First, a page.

Hybrid CMOS/Memristor Circuits as a Future Computing Paradigm

Date: 
Tuesday, March 31, 2009 - 3:28pm

UCSB COMPUTER ENGINEERING PROGRAM PRESENTS:
THURSDAY, APRIL 9, 2009
4:00-5:00pm
Electrical and Computer Engineering Conference Room, Harold Frank Hall Rm. 4164

Speaker: Dmitri Strukov, Hewlett-Packard Laboratories

Title: Hybrid CMOS/Memristor Circuits as a Future Computing Paradigm

Abstract:
I will present a novel computing paradigm, based on hybrid circuits made of a conventional CMOS layer complemented with back-end memristive (short for memory and resistor) crossbar layers. The basic idea of such circuits is to combine the advantages of the CMOS technology including its flexibility and high fabrication yield with those of ultra dense stackable crosspoint memristive devices. Such devices are naturally incorporated into the crossbar fabric enabling very high functional density at acceptable fabrication cost and can be effectively used in various applications which I will describe in my talk.
A memristor is a 2-terminal thin-film electrical circuit element that changes its resistance depending on the total amount of charge that flows through the device. We show that the memristance naturally arises in systems for which electronic and dopant equations of motion in a semiconductor are coupled in the presence of an applied electric field. While memristance was observed for at least fifty years it had never been given proper attention; however, it is very promising for a variety of digital and analog applications.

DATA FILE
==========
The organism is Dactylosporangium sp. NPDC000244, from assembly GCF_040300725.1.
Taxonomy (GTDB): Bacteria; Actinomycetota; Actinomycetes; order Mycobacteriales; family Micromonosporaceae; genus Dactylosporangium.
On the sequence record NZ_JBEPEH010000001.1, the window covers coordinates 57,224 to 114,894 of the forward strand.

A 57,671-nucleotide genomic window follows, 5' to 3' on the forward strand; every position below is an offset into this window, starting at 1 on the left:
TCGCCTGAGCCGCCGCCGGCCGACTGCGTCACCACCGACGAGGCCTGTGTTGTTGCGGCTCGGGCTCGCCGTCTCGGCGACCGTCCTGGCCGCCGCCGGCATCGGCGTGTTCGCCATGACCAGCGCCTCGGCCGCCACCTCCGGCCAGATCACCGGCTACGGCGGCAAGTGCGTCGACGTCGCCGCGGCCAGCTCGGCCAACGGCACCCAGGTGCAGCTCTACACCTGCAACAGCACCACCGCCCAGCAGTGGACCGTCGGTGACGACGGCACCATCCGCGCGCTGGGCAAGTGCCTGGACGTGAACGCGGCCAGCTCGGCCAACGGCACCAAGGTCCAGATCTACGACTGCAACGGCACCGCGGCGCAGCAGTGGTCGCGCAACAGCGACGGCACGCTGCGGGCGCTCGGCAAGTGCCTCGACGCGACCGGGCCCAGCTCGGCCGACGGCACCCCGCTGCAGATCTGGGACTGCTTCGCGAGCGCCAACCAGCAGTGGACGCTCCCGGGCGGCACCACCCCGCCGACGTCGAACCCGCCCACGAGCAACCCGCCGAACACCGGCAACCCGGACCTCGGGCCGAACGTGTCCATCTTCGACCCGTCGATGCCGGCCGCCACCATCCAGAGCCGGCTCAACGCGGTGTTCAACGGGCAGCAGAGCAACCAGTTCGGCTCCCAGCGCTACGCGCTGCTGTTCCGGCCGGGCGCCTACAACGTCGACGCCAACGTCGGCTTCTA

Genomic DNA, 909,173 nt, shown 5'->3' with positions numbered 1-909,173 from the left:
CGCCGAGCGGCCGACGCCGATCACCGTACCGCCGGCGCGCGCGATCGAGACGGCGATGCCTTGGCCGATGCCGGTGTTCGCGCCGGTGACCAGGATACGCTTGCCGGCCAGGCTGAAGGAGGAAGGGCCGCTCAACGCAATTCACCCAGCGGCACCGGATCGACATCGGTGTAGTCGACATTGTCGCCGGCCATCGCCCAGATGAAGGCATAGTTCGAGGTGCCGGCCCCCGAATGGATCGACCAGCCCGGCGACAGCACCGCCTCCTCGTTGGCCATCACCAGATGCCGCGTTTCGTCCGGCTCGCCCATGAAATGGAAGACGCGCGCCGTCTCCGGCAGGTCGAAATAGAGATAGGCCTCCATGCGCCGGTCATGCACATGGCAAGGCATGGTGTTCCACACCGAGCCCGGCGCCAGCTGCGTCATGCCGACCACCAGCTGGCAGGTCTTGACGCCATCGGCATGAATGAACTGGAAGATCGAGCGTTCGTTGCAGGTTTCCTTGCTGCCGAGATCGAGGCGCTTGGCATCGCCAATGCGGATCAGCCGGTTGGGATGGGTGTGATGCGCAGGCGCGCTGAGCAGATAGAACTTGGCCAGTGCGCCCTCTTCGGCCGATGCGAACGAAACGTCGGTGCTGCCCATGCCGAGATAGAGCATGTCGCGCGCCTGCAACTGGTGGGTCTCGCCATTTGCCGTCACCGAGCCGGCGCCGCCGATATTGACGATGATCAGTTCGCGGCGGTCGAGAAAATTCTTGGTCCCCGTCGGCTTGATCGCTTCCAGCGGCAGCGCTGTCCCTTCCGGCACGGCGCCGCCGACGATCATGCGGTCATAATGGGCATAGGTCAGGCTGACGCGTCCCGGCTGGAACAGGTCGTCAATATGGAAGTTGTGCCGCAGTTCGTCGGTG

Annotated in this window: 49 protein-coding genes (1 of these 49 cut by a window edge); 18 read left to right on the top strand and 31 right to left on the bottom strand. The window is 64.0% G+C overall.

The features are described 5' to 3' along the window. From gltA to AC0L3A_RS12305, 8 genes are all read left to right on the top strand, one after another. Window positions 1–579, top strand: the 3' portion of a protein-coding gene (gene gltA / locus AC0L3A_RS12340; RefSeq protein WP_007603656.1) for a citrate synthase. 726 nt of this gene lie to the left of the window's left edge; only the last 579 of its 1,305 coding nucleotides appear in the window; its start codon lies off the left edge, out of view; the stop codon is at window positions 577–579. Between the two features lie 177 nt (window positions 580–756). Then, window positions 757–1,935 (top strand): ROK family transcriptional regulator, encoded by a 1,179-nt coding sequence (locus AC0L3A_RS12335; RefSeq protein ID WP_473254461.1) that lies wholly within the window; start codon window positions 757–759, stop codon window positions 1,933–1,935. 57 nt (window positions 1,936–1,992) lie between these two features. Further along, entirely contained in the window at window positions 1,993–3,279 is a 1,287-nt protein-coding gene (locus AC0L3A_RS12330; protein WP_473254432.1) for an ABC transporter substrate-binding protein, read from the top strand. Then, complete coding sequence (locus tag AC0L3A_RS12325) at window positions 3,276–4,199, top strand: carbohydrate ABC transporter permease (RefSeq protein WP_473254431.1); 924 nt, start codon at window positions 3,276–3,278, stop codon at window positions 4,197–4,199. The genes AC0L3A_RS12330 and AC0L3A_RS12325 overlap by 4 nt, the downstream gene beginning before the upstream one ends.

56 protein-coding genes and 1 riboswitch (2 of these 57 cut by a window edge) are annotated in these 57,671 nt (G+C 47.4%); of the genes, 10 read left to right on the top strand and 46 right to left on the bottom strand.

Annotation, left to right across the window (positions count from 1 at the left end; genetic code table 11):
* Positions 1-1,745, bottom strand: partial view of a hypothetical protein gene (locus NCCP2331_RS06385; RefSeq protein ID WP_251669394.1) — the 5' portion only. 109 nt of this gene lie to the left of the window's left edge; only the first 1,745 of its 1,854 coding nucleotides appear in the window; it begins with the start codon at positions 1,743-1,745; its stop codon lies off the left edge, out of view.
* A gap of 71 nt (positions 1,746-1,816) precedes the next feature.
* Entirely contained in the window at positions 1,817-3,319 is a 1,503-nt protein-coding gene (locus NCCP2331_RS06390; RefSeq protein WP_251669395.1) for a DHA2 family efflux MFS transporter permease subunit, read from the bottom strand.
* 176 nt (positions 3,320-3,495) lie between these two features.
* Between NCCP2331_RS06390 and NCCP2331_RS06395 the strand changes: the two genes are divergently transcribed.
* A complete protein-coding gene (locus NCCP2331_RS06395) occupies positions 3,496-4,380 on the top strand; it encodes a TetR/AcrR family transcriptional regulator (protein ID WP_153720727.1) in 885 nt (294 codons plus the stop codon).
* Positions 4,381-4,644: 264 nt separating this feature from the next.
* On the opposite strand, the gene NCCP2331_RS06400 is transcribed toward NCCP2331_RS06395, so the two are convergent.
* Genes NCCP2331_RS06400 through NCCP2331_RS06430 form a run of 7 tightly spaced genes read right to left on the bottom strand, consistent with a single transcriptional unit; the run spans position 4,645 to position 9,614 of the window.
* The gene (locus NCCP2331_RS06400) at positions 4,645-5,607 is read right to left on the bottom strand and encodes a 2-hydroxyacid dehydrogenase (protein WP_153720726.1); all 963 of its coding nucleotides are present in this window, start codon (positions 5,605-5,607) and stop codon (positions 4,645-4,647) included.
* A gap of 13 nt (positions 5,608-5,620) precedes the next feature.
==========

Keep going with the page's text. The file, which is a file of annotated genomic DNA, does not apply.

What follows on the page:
Detailed simulations have shown that proposed hybrid CMOS/memristor circuits not only can provide orders of magnitude improvements in density of digital memories and field programmable logic circuits over conventional end-of-the-roadmap counterparts, but also for the first time enable implementation of large scale neuromorphic networks for advanced information processing. This presentation will cover various aspects of the hybrid circuits including physical models of memristive devices, circuit architecture simulations, and some recent experimental results.

Bio:
A research associate at Hewlett-Packard Laboratories in Palo Alto, CA, Dr. Strukov is working on the theoretical aspects of memristive devices and circuits. His interests include the physical implementation of computation, including device physics, circuit design, and high-level architecture, with emphasis on emerging device technologies. He received a MS in applied physics from the Moscow Institute of Physics and Technology and a PhD in electrical engineering from Stony Brook University in New York.